The explosive story that came out over the weekend from the Colorado Springs Gazette primarly detailed alleged nefarious and illegal behavior from former cadets/football players at the United States Air Force Academy. It also puts a damning light on former administrators and coaches that allowed such a culture to foster, the purported wrongdoings spanning the course of a decade.
We've detailed AFA's impending investigation, which is mostly regarding football, over at Eye on College Football.
But there is a basketball angle to this. The Gazette's report claims one economics class was "created" to help/ease the burden on two former star AFA hoops players, back in 2004-05. The class was held to accomodate the players' schedules, reportedly taught specifically to tailor around their games and practice time.
This kind of thing isn't uncommon, but to see how former econ prof David Mullen laid it out to the Gazette, you can understand why it would raise eyebrows.
Specifically, I was asked personally to run a section of microeconomic theory where I taught it to two students -- the two star basketball players on the team at the time," Mullin said. "Not just basketball players -- only the two stars."
Mullin said he gave in to the request by his boss in 2005 and taught the course to the smallest class he'd seen -- center Nick Welch and guard Antoine Hood, who had lead the team to the 2004 NCAA Tournament, where they were knocked out in the first round.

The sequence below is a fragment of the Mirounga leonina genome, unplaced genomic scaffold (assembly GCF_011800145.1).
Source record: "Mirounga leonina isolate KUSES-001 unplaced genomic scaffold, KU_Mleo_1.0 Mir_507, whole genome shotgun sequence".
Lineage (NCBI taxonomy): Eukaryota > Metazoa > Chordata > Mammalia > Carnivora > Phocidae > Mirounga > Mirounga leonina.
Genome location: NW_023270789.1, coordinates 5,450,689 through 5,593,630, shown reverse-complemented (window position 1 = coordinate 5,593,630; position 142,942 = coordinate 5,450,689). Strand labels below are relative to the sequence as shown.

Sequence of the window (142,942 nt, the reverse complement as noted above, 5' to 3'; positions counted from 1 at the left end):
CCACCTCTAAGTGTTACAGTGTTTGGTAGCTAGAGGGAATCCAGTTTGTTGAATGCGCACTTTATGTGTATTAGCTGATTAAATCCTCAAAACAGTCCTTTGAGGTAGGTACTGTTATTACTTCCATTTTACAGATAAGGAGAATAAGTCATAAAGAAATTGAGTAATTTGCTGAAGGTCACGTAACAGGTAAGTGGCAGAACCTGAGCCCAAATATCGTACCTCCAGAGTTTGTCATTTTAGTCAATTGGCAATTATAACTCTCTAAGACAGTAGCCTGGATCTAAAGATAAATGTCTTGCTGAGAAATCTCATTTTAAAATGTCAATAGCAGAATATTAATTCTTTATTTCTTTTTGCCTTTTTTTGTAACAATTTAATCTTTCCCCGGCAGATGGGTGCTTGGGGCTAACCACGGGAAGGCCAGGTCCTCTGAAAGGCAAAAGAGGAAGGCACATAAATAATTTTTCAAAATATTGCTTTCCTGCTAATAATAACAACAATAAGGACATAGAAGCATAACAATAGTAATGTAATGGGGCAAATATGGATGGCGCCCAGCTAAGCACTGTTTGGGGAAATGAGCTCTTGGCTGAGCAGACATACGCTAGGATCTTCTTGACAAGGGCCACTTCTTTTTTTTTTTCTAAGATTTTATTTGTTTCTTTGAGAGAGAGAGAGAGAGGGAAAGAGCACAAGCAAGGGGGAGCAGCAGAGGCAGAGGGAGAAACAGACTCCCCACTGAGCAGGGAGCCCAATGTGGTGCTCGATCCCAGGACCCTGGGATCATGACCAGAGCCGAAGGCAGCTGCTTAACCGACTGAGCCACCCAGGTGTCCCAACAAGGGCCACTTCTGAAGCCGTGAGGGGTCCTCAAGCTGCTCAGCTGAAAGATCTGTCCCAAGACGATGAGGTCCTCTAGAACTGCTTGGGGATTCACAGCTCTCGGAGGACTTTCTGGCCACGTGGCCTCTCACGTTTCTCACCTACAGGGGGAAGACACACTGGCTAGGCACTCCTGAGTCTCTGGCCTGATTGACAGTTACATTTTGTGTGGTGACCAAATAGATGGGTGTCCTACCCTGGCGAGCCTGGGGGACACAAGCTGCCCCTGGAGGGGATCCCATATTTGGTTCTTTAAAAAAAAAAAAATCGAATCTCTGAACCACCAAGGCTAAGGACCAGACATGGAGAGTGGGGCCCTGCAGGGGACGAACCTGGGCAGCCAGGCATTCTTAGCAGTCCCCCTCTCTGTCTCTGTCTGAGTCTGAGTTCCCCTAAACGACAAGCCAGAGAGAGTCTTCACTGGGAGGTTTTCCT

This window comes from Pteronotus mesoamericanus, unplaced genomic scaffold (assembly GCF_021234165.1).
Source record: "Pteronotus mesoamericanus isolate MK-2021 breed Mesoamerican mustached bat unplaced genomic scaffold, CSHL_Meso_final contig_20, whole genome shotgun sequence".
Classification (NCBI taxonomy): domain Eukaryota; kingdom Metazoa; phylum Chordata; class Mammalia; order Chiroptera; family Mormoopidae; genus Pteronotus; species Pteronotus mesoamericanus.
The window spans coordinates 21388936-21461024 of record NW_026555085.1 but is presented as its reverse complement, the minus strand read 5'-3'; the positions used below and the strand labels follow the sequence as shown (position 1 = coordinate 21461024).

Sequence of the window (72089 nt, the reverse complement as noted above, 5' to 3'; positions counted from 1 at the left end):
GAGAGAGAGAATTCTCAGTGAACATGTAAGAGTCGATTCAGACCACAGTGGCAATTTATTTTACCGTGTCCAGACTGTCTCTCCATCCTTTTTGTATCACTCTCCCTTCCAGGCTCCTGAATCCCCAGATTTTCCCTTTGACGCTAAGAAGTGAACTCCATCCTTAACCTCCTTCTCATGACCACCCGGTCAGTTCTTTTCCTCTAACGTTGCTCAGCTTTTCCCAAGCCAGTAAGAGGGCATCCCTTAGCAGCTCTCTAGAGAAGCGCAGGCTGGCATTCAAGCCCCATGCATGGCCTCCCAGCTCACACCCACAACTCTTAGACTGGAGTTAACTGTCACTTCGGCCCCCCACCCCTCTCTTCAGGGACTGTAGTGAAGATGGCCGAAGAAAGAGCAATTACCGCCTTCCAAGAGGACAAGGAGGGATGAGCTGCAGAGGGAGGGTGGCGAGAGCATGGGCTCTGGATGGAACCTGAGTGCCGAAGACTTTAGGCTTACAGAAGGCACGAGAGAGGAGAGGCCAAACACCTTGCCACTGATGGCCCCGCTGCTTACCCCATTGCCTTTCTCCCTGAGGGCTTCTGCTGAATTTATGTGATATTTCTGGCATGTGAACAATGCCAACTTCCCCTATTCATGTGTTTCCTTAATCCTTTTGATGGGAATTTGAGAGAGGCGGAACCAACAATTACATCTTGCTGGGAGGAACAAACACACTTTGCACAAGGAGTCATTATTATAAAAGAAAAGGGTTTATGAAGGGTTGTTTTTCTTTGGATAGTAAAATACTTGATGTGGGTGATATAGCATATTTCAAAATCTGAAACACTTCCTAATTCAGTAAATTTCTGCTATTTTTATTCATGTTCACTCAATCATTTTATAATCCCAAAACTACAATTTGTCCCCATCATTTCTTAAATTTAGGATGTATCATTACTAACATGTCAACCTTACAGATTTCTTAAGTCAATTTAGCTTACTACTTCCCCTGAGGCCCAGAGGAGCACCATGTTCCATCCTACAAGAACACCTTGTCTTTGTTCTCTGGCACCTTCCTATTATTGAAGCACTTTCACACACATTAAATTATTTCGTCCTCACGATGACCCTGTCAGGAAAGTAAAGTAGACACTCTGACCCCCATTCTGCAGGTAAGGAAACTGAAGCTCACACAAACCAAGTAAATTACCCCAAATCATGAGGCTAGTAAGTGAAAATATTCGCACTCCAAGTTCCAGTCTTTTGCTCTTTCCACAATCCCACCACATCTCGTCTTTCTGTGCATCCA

"Antoine Hood received an A- and Nick Welch received a B. How did that happen? I tailored meeting times around their playing schedule," Mullin wrote in an email to The Gazette. "There was a stretch where we didn't meet fo rtwo weeks. Everything was customized. I watched over them as they did their homework. We had the DFEG (Department of Economics and Geosciences) conference room regularly booked for our meetings. Welch initially was given an incomplete but was allowed to complete the course several months later. This was also most unusual."
[Andy] Armacost, the dean, admits that the basketball stars got special treatment, but denies there was any wrongdoing. Often, he said, cadets -- athletes and nonathletes -- encounter scheduling conflicts that require special arrangements. The two stars, he said, needed a class time that didn't conflict with basketball practice.
"I would say what we were trying to do is accomodate the needs of an economics major," Armacost said.
Is moving class time around to help students at advantage? Some could argue yes. Others -- perhaps the NCAA -- could take issue with a course explicitly being taught for only two players.
At a time where the University of North Carolina has endured three long, ongoing years of attacks and allegations over academic improriety -- and straight-up phony courses -- for its former student-athletes, this information from another highly regarded American institution is unsettling.